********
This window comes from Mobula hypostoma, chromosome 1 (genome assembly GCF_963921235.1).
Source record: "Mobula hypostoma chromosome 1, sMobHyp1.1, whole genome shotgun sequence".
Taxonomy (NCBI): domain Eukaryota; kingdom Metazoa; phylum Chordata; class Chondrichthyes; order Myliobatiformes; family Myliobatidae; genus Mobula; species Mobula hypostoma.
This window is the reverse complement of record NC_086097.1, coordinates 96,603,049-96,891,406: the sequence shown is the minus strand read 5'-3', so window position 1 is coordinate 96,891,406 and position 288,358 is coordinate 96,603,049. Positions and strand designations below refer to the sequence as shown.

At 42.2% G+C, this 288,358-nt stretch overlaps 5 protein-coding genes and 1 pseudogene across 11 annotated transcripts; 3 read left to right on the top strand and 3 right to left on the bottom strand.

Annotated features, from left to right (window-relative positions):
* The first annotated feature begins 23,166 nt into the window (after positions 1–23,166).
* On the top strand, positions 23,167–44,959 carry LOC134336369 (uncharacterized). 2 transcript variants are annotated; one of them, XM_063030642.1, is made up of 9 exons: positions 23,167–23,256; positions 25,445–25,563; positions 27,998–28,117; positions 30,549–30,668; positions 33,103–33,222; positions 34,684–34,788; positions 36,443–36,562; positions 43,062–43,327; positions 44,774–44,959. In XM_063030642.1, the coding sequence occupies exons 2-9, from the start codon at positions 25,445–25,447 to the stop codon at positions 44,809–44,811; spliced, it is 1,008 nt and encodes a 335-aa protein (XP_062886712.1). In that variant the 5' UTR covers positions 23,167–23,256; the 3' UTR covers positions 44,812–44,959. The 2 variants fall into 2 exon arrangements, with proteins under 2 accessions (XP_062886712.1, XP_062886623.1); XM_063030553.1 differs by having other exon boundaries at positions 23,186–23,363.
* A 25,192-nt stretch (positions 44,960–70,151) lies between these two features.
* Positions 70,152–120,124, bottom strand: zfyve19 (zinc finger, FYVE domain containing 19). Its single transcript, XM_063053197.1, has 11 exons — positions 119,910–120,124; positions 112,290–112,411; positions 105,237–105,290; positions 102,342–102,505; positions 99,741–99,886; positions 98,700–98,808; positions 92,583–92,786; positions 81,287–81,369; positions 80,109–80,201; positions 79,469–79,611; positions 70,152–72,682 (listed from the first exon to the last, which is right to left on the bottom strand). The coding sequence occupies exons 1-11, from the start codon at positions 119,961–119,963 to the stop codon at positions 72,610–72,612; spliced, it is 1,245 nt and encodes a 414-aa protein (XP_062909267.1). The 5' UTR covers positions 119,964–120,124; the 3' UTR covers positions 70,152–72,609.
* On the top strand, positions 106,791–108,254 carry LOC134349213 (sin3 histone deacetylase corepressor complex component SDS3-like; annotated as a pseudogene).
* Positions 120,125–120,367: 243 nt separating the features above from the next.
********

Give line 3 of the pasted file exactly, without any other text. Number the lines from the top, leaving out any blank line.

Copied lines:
Taxonomy (NCBI): domain Eukaryota; kingdom Metazoa; phylum Chordata; class Chondrichthyes; order Myliobatiformes; family Myliobatidae; genus Mobula; species Mobula hypostoma.